The Nineteenth Amendment web site.

Nineteenth Amendment is looking to bring its techie approach to on-demand manufacturing to a new pool of designers through a partnership with the Council of Fashion Designers of America.

The deal marks a big step for the two-and-a-half-year-old Nineteenth Amendment, which is trying to remake how fashion is made and sold through a platform that helps designers pre-sell goods online and then have them produced in the U.S., with no minimums.

Nineteenth Amendment works with more than 500 mostly smaller brands, helping them produce goods at need through about a dozen U.S. factories. The company has developed a pipeline of about 60 other production facilities that can be used as larger brands join the platform.

Amanda Curtis, chief executive office and cofounder, said designers have been coming to her and looking for ways to take a different tack on production.

“Given the current retail environment, what better time to bring this kind of retailing 3.0 or 4.0 to these brands that really want to figure out a better production system,” Curtis said.

Goods made through Nineteenth Amendment are generally made available on both the company’s e-commerce platform and the brand’s own site, with preorders placed up to 19 days before a style goes into production. The more orders that come in, the better price the brand gets from the factories.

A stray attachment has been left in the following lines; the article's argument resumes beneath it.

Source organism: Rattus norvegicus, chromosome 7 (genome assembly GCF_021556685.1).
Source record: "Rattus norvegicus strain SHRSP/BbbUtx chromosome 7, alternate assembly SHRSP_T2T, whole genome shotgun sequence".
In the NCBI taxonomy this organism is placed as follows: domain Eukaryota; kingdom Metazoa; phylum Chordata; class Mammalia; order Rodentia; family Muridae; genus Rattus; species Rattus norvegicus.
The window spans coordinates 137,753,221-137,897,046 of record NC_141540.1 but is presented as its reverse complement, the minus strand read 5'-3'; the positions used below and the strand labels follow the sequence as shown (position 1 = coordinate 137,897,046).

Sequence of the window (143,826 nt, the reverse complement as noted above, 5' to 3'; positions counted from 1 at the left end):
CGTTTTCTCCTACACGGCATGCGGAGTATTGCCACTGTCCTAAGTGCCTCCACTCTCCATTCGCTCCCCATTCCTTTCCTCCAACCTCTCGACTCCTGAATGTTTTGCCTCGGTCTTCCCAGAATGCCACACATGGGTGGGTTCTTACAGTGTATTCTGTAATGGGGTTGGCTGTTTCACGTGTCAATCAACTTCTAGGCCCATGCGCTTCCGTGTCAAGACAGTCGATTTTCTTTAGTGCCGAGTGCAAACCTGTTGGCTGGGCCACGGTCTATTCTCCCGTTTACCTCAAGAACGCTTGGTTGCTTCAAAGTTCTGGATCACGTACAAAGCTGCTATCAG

Brands and customers alike get updates on the production process making it easy to keep all parties up to date on the process, which gets looks to customers in four to six weeks.

“By the end of the process, [customers] really get an experience, not just a product, and because of that we’ve seen and overall product return rate on e-commerce of 7 percent,” Curtis said.

That’s a very low rate of returns for e-commerce, where customers send back so many looks that it is often hard for brands to turn a profit.

Prices go up for consumers once goods go into production, which Curtis said, “teaches the consumer to purchase in the beginning.”

The average order on the marketplace is $250 and the ceo said sales for some goods on the Nineteenth Amendment marketplace see margins as high as 83 percent.

The deal with the CFDA could help draw brands that are looking to do more of their production closer to home — and quicker.

Many designers, even those with big names, have long struggled to produce goods at a reasonable price, a strain that’s been exasperated by the flight of toward e-commerce and away from traditional brick and mortar channels.

Curtis said many designers are “trying to figure out their direct-to-consumer strategies and, for a lot of these brands, it’s kind of a new frontier for them, but also a risky one” given the inventory obligations in the traditional model.

Nineteenth Amendment takes a 10 percent cut of goods sold through its own platform and charges a fee to brands for use of its production management system.

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